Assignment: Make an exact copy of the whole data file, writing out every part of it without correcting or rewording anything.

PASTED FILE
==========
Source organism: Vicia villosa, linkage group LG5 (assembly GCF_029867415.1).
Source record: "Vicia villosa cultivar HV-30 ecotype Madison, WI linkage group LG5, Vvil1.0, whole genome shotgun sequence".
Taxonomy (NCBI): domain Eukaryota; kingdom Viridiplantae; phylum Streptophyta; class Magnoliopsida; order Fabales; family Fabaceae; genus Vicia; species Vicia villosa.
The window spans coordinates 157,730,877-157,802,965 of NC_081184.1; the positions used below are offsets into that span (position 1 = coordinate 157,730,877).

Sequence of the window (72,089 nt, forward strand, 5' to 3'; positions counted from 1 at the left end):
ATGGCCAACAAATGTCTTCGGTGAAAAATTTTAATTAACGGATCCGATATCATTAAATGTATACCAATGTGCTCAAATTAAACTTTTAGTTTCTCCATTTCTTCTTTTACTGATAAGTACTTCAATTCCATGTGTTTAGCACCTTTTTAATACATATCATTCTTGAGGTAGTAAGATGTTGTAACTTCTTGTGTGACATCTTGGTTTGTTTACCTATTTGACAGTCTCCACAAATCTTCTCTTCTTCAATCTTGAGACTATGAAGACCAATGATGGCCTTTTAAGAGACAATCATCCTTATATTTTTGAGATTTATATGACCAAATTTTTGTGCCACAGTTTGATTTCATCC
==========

Source organism: Vicia villosa, linkage group LG5 (assembly GCF_029867415.1).
Source record: "Vicia villosa cultivar HV-30 ecotype Madison, WI linkage group LG5, Vvil1.0, whole genome shotgun sequence".
Taxonomy (NCBI): domain Eukaryota; kingdom Viridiplantae; phylum Streptophyta; class Magnoliopsida; order Fabales; family Fabaceae; genus Vicia; species Vicia villosa.
The window spans coordinates 157,730,877-157,802,965 of NC_081184.1; the positions used below are offsets into that span (position 1 = coordinate 157,730,877).

Sequence of the window (72,089 nt, forward strand, 5' to 3'; positions counted from 1 at the left end):
ATGGCCAACAAATGTCTTCGGTGAAAAATTTTAATTAACGGATCCGATATCATTAAATGTATACCAATGTGCTCAAATTAAACTTTTAGTTTCTCCATTTCTTCTTTTACTGATAAGTACTTCAATTCCATGTGTTTAGCACCTTTTTAATACATATCATTCTTGAGGTAGTAAGATGTTGTAACTTCTTGTGTGACATCTTGGTTTGTTTACCTATTTGACAGTCTCCACAAATCTTCTCTTCTTCAATCTTGAGACTATGAAGACCAATGATGGCCTTTTAAGAGACAATCATCCTTATATTTTTGAGATTTATATGACCAAATTTTTGTGCCACAGTTTGATTTCATCC